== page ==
dissertation on levinas' philosophy

Topics: Phenomenology, Edmund Husserl, Philosophy Pages: 38 (14289 words) Published: January 18, 2014
Ours is an anthropocentric world where each individual is went upon attaining self realisation in himself or herself. He or she has scant respect for others. Pragmatism has become the order of the day. In short man has become inordinately selfish, considering society a mere means to gratify himself/ herself. This malady of the modern society has been denounced by eminent philosophers like Kant, F. H. Bradley etc. Their sole intention was to lay a foundation for ethics. But no rational ethical system, however efficient has so far ensured peace and happiness in the world. We are badly in need of something else. It is hear that we see the relevance of Emmanuel Levinas. He has expounded the concept that it is the face of the other, not any legal system that can affect my transcendence to the infinite.

Levinas proposed form of ethics becomes more validated philosophy of our time, is highly respected and valued. According to Levinas’ ethics proceeds any moment of rationalization. Levinas redefined the uncompromising ethical relationship with the Other as a remedial measure to all the forms of existing in justice and crime. He would also say that human beings are so limitlessly valued that no form of crime or injustice be done to them.

Levinas’ philosophy is deeply rooted in ethics. If ethics means rationalist self –legislation and freedom, the calculation of happiness, or the cultivation of virtues, the Levinas’ philosophy is not an ethics. Levinas claimed that he was developing a ‘first philosophy’. The first philosophy is neither metaphysics nor traditional logic; however it is an interpretive, phenomenological description of the raise and reception of the face- to-face encounter. Levinas’ philosophical enterprise can be called as constructivist. He proposes phenomenological description and hermeneutics of lived experience in the world. He lays bare levels of experience described neither by Husserl nor by Heidegger.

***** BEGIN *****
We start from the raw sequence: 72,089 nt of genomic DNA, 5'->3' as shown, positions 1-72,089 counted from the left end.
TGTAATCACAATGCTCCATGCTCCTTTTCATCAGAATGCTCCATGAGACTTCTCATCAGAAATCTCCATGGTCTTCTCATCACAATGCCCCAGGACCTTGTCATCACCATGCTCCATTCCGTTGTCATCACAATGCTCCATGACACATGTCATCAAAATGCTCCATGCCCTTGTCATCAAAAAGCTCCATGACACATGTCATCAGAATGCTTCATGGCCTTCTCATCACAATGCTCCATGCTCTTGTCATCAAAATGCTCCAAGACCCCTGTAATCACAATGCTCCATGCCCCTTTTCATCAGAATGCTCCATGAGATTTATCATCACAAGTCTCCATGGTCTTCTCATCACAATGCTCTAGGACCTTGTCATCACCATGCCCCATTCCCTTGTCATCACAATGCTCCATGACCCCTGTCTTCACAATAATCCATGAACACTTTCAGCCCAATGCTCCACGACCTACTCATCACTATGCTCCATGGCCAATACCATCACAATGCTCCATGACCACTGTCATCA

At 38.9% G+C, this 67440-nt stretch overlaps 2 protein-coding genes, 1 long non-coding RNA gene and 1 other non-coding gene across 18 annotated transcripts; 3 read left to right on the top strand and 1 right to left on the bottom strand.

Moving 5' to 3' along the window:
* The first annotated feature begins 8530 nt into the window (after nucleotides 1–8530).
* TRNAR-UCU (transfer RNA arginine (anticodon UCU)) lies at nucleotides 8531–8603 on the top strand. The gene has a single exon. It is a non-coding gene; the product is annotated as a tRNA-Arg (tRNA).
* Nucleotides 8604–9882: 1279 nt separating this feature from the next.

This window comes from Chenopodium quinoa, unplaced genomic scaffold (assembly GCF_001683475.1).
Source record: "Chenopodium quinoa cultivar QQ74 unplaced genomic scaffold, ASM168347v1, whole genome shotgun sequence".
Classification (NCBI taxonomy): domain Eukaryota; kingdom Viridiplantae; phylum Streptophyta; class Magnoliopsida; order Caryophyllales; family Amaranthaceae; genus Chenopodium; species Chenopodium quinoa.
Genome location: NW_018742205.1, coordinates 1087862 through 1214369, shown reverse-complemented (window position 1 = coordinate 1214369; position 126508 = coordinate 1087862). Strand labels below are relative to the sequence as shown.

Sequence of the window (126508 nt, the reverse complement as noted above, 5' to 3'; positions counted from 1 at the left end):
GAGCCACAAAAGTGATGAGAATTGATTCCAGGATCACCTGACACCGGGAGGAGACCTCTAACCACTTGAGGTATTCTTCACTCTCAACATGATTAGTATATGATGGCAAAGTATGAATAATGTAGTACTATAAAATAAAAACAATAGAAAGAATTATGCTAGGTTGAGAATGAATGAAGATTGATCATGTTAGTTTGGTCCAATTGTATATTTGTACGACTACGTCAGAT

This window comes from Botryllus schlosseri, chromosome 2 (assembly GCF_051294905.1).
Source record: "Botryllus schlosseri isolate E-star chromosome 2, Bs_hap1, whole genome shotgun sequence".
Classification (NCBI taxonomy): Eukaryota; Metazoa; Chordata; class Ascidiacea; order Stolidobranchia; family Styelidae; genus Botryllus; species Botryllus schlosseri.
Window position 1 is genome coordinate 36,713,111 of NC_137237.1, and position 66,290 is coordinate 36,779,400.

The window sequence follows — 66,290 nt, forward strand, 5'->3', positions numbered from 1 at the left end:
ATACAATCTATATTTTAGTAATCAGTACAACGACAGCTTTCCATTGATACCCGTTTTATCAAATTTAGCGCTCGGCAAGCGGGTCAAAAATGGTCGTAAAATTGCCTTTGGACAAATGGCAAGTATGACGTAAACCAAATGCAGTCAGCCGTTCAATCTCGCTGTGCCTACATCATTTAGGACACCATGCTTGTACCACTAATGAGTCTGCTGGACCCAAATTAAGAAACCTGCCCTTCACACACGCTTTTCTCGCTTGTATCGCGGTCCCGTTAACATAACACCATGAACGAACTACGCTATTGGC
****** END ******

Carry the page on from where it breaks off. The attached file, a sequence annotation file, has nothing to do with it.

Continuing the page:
Levinas is not writing an ethics at all. Instead he is exploring the meaning of inter-subjectivity and lived immediacy in the light of three themes: transcendence, existence and human other. At the core of Levinas’ thoughts are descriptions of the encounter with another, constitute another person. I can constitute the other person cognitively, on the basis of vision, as an ‘alter ego’.

Levinas argues the core element of inter-subjective life, the other person addresses to me, calls me. Beyond any other technical concerns, the fundamental intuition of Levinas’ philosophy is the non-reciprocal relation of responsibility. The phenomenological descriptions of inter subjective-responsibility are built upon an analysis of living in the world. These are unique to Levinas. They differ from Heidegger’s analytic of existence.

Levinas’s descriptions show that ‘in the beginning was the human relation’. The primacy of the relation explains why it is that human beings are interested in questions of ethics at all. But for that reason, Levinas has made the interpretive choices to situate the first philosophy in the face-to-face encounter is to choose to begin philosophy not with the world, not with the God, but with what will be argued to be the prime condition for human communication. For Levinas, inter-subjective experience, as it comes to light, proves ‘ethical’ in the simple sense that an ‘I’ discovers its own particularity when it is singled out by gaze of the Other. This gaze is interrogative and imperative. It says “do not kill me”. It also implores ‘I’ who eludes it only with difficulty, although this request may have actually no discursive content. Levinas’ unique way of defining transcendence in relation to the world and to why Heidegger called Being. It is Levinas’s project to uncover the layers of the pre-intellectual (what Husserl called pre-intentional or objectless intentionality), affective experience in which transcendence comes to pass. Thus the...

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